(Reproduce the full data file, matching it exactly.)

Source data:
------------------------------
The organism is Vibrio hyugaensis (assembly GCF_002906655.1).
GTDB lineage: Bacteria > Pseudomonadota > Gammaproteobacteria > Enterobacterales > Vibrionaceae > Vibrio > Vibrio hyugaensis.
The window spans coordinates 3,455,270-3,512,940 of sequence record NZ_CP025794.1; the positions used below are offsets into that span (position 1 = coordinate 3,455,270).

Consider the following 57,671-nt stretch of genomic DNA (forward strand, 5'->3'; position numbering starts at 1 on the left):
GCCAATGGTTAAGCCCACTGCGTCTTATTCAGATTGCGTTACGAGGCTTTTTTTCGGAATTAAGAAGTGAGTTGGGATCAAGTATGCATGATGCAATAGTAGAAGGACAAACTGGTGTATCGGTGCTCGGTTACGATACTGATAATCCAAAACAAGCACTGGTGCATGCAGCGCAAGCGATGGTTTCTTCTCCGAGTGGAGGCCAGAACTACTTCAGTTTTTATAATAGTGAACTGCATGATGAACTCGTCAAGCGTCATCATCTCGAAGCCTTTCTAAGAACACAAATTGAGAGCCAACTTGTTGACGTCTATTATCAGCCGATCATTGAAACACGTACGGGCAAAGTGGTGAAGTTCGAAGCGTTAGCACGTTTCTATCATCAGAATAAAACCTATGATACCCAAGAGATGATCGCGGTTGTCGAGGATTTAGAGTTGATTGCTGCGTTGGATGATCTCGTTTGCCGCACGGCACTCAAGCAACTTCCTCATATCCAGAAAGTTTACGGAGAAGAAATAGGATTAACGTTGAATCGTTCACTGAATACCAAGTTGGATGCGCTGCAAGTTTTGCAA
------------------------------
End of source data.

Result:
The organism is Vibrio hyugaensis (assembly GCF_002906655.1).
GTDB lineage: Bacteria > Pseudomonadota > Gammaproteobacteria > Enterobacterales > Vibrionaceae > Vibrio > Vibrio hyugaensis.
The window spans coordinates 3,455,270-3,512,940 of sequence record NZ_CP025794.1; the positions used below are offsets into that span (position 1 = coordinate 3,455,270).

Consider the following 57,671-nt stretch of genomic DNA (forward strand, 5'->3'; position numbering starts at 1 on the left):
GCCAATGGTTAAGCCCACTGCGTCTTATTCAGATTGCGTTACGAGGCTTTTTTTCGGAATTAAGAAGTGAGTTGGGATCAAGTATGCATGATGCAATAGTAGAAGGACAAACTGGTGTATCGGTGCTCGGTTACGATACTGATAATCCAAAACAAGCACTGGTGCATGCAGCGCAAGCGATGGTTTCTTCTCCGAGTGGAGGCCAGAACTACTTCAGTTTTTATAATAGTGAACTGCATGATGAACTCGTCAAGCGTCATCATCTCGAAGCCTTTCTAAGAACACAAATTGAGAGCCAACTTGTTGACGTCTATTATCAGCCGATCATTGAAACACGTACGGGCAAAGTGGTGAAGTTCGAAGCGTTAGCACGTTTCTATCATCAGAATAAAACCTATGATACCCAAGAGATGATCGCGGTTGTCGAGGATTTAGAGTTGATTGCTGCGTTGGATGATCTCGTTTGCCGCACGGCACTCAAGCAACTTCCTCATATCCAGAAAGTTTACGGAGAAGAAATAGGATTAACGTTGAATCGTTCACTGAATACCAAGTTGGATGCGCTGCAAGTTTTGCAA